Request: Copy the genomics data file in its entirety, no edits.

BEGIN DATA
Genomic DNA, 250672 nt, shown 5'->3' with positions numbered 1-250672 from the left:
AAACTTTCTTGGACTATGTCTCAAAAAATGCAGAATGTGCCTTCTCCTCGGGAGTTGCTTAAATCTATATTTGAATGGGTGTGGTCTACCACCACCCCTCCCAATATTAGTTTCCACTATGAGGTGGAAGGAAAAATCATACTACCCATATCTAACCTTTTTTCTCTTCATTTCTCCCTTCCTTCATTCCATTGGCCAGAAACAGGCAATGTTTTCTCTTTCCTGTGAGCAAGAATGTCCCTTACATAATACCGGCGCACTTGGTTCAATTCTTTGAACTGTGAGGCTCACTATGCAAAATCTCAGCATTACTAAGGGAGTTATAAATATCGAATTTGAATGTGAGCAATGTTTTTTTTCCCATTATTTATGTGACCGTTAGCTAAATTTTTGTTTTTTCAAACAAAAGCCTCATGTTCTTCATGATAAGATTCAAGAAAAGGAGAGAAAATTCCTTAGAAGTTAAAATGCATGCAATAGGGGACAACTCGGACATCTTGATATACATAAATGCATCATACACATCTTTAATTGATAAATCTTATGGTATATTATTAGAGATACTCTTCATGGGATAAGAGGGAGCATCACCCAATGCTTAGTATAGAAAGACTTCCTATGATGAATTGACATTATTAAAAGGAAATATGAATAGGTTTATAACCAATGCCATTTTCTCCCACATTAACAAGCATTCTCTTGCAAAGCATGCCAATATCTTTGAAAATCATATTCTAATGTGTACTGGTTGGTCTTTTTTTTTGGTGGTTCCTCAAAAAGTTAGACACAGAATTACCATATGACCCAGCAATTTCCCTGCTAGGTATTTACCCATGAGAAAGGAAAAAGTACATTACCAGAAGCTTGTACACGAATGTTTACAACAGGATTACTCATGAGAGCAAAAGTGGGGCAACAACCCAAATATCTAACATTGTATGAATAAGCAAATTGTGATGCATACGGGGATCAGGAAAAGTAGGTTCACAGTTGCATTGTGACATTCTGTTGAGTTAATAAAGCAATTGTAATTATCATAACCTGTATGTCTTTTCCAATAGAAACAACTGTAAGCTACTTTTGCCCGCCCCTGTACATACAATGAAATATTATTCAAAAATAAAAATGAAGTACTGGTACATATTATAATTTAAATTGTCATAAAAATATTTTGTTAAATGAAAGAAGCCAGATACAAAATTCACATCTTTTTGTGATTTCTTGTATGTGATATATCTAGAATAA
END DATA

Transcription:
Genomic DNA, 250672 nt, shown 5'->3' with positions numbered 1-250672 from the left:
AAACTTTCTTGGACTATGTCTCAAAAAATGCAGAATGTGCCTTCTCCTCGGGAGTTGCTTAAATCTATATTTGAATGGGTGTGGTCTACCACCACCCCTCCCAATATTAGTTTCCACTATGAGGTGGAAGGAAAAATCATACTACCCATATCTAACCTTTTTTCTCTTCATTTCTCCCTTCCTTCATTCCATTGGCCAGAAACAGGCAATGTTTTCTCTTTCCTGTGAGCAAGAATGTCCCTTACATAATACCGGCGCACTTGGTTCAATTCTTTGAACTGTGAGGCTCACTATGCAAAATCTCAGCATTACTAAGGGAGTTATAAATATCGAATTTGAATGTGAGCAATGTTTTTTTTCCCATTATTTATGTGACCGTTAGCTAAATTTTTGTTTTTTCAAACAAAAGCCTCATGTTCTTCATGATAAGATTCAAGAAAAGGAGAGAAAATTCCTTAGAAGTTAAAATGCATGCAATAGGGGACAACTCGGACATCTTGATATACATAAATGCATCATACACATCTTTAATTGATAAATCTTATGGTATATTATTAGAGATACTCTTCATGGGATAAGAGGGAGCATCACCCAATGCTTAGTATAGAAAGACTTCCTATGATGAATTGACATTATTAAAAGGAAATATGAATAGGTTTATAACCAATGCCATTTTCTCCCACATTAACAAGCATTCTCTTGCAAAGCATGCCAATATCTTTGAAAATCATATTCTAATGTGTACTGGTTGGTCTTTTTTTTTGGTGGTTCCTCAAAAAGTTAGACACAGAATTACCATATGACCCAGCAATTTCCCTGCTAGGTATTTACCCATGAGAAAGGAAAAAGTACATTACCAGAAGCTTGTACACGAATGTTTACAACAGGATTACTCATGAGAGCAAAAGTGGGGCAACAACCCAAATATCTAACATTGTATGAATAAGCAAATTGTGATGCATACGGGGATCAGGAAAAGTAGGTTCACAGTTGCATTGTGACATTCTGTTGAGTTAATAAAGCAATTGTAATTATCATAACCTGTATGTCTTTTCCAATAGAAACAACTGTAAGCTACTTTTGCCCGCCCCTGTACATACAATGAAATATTATTCAAAAATAAAAATGAAGTACTGGTACATATTATAATTTAAATTGTCATAAAAATATTTTGTTAAATGAAAGAAGCCAGATACAAAATTCACATCTTTTTGTGATTTCTTGTATGTGATATATCTAGAATAA